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Assessment of precision, concordance, specificity, and sensitivity of islet cell antibody measurement in 41 assays

Bonifacio, E. ; Boitard, C. ; Gleichmann, H. ; Shattock, M. A. ; Molenaar, J. L. ; Bottazzo, G. F. ; Assa, S. ; Arnaiz-Villena, A. ; Barbosa, J. and Betterle, C. , et al. (1990) In Diabetologia 33(12). p.731-736
Abstract

Forty-one assays were analysed at the 3rd International Workshop on the standardisation of islet cell antibodies. Analysis of precision demonstrated assays consistently detecting blind duplicates within one doubling dilution and capable of discriminating one doubling dilution differences in islet cell antibody concentration. Some assays, however, reported duplicates discrepantly by more than seven doubling dilutions, and consequently could not distinguish even large quantities of islet cell antibodies. Precision was best in assays from laboratories which had participated in all three Standardisation Workshops and was not dependent upon methodology. The use of the Juvenile, Diabetes Foundation reference islet cell antibody standard and... (More)

Forty-one assays were analysed at the 3rd International Workshop on the standardisation of islet cell antibodies. Analysis of precision demonstrated assays consistently detecting blind duplicates within one doubling dilution and capable of discriminating one doubling dilution differences in islet cell antibody concentration. Some assays, however, reported duplicates discrepantly by more than seven doubling dilutions, and consequently could not distinguish even large quantities of islet cell antibodies. Precision was best in assays from laboratories which had participated in all three Standardisation Workshops and was not dependent upon methodology. The use of the Juvenile, Diabetes Foundation reference islet cell antibody standard and standard curves reduced the scatter of results, and was best amongst assays with better precision. Twenty-seven assays reported all ten blood donor sera as negative. However, 14 assays did not, and specificity (negativity in health) was <50% in three assays. Low specificity was strongly associated with poor precision. The detection limit of assays ranged from <5 to 50 JDF units and was partially dependent upon methodology. Assays incorporating extended incubation had the lowest detection limits without a decrease in the specificity of the ten blood donor sera. Precise quantification is fundamental for the standardisation and comparability of islet cell antibodies. Precise quantitative assays have been identified and reference standards and common units established.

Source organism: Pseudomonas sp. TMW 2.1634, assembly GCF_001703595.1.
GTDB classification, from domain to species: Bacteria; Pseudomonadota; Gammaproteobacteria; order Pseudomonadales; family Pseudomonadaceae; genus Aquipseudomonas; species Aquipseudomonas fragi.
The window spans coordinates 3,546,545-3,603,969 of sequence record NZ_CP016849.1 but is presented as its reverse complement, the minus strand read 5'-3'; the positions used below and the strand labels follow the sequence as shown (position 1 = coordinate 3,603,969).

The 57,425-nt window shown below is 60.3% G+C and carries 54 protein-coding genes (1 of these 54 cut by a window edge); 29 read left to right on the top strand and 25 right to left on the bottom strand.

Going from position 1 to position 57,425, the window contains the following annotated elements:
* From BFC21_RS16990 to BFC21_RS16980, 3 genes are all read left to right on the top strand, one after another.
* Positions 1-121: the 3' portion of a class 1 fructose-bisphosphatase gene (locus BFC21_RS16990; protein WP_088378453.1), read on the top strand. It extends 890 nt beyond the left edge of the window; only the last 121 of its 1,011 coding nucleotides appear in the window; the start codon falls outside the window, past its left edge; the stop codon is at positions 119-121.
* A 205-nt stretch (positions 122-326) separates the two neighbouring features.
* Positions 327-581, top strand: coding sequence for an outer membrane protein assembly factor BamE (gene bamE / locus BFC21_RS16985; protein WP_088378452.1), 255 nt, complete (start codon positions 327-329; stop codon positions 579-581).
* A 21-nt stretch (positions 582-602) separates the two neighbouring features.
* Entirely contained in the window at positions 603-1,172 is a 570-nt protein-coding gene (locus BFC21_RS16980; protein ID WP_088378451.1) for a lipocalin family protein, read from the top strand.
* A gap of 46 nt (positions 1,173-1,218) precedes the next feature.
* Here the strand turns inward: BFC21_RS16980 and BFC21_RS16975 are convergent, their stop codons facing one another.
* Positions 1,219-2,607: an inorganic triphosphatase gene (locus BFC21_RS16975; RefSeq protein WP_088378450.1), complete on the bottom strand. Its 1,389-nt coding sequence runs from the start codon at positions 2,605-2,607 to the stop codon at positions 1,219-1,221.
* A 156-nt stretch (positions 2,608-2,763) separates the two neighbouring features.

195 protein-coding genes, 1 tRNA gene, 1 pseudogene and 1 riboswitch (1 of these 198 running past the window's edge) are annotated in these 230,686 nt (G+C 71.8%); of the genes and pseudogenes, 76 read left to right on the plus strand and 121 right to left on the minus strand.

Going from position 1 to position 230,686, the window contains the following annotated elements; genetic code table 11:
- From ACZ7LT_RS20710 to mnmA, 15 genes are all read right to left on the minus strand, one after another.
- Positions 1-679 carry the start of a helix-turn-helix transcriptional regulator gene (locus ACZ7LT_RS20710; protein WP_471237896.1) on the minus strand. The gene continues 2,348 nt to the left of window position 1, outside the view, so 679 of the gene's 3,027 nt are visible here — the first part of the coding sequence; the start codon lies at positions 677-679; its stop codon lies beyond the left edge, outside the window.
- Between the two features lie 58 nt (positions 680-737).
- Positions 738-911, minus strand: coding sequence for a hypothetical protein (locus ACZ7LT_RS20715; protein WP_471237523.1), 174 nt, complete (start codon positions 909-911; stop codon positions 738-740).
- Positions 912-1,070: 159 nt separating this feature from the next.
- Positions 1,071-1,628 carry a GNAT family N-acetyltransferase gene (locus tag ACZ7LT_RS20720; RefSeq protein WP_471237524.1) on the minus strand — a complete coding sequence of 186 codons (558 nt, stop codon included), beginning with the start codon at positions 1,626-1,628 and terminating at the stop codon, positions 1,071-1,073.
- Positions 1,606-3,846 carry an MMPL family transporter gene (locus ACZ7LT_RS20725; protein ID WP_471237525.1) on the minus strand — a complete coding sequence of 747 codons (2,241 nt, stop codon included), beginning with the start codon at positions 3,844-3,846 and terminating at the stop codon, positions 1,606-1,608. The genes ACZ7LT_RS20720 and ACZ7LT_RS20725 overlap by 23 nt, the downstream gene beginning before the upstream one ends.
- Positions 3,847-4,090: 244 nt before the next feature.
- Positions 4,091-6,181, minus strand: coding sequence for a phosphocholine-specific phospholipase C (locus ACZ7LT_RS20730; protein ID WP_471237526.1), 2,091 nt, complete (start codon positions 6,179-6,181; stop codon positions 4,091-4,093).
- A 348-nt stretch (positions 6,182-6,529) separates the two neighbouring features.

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Contribution to journal
publication status
published
subject
keywords
Islet cell antibody, Juvenile Diabetes Foundation units, quality control, standards, Type 1 (insulin-dependent) diabetes
in
Diabetologia
volume
33
issue
12
pages
731 - 736
publisher
Springer
external identifiers
  • pmid:2073986
  • scopus:0025674635
ISSN
0012-186X
DOI
10.1007/BF00400345
language
English